According to the Wikipedia article on Tom Howard (the photographer who famously took a picture of Ruth Snyder's 1928 execution), photographers are banned from U.S. executions (the state of New York unsuccessfully attempted to prosecute Howard and the newspaper he took the photograph on behalf of); why is this so?
Existing case law on this issue is readily available via Lawson v Dixon in North Carolina and Garrett v Estelle in Texas. In this case, and in most states, the legal authority lies with the Warden to maintain "the supervision and control" of the prison.
"...plaintiffs David Lawson, Phillip J. Donahue, and James Arnold do not have a right under either the First or Fourteenth Amendments to the United States Constitution or under Article 1, Section 14 of the North Carolina Constitution to audiotape or videotape plaintiff Lawson's scheduled execution, see Houchins v. KQED, Inc., 438 U.S. 1, 57 L.Ed.2d 553 (1978); Pell v. Procunier, 417 U.S. 817, 41 L.Ed.2d 495 (1974); Saxbe v. Washington Post Co., 417 U.S. 843, 41 L.Ed.2d 514 (1974); Garrett v. Estelle, 556 F.2d 1274 (5th Cir. 1977); that under N.C.G.S. 15-190 the execution is under the supervision and control of Warden Dixon; and that, as a matter of law, neither Secretary Freeman nor Warden Dixon can be mandamused to permit the requested audiotaping or videotaping;"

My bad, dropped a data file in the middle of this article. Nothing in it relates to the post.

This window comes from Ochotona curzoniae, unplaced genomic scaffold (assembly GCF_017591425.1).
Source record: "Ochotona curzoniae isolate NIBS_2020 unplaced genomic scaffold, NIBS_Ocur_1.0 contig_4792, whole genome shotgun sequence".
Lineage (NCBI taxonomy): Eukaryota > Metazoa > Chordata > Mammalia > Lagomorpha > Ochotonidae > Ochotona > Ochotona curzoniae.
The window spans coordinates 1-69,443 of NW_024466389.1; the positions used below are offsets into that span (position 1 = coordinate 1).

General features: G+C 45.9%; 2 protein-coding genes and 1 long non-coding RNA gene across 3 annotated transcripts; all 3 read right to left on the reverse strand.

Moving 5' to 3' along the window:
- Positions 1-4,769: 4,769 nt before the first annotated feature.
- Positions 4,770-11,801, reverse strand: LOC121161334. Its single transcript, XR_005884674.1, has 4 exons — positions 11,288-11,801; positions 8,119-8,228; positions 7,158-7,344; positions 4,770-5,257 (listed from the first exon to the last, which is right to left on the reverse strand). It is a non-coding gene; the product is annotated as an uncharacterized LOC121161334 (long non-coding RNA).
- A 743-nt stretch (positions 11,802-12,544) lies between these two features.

As the quote above states, also explore the cited case law: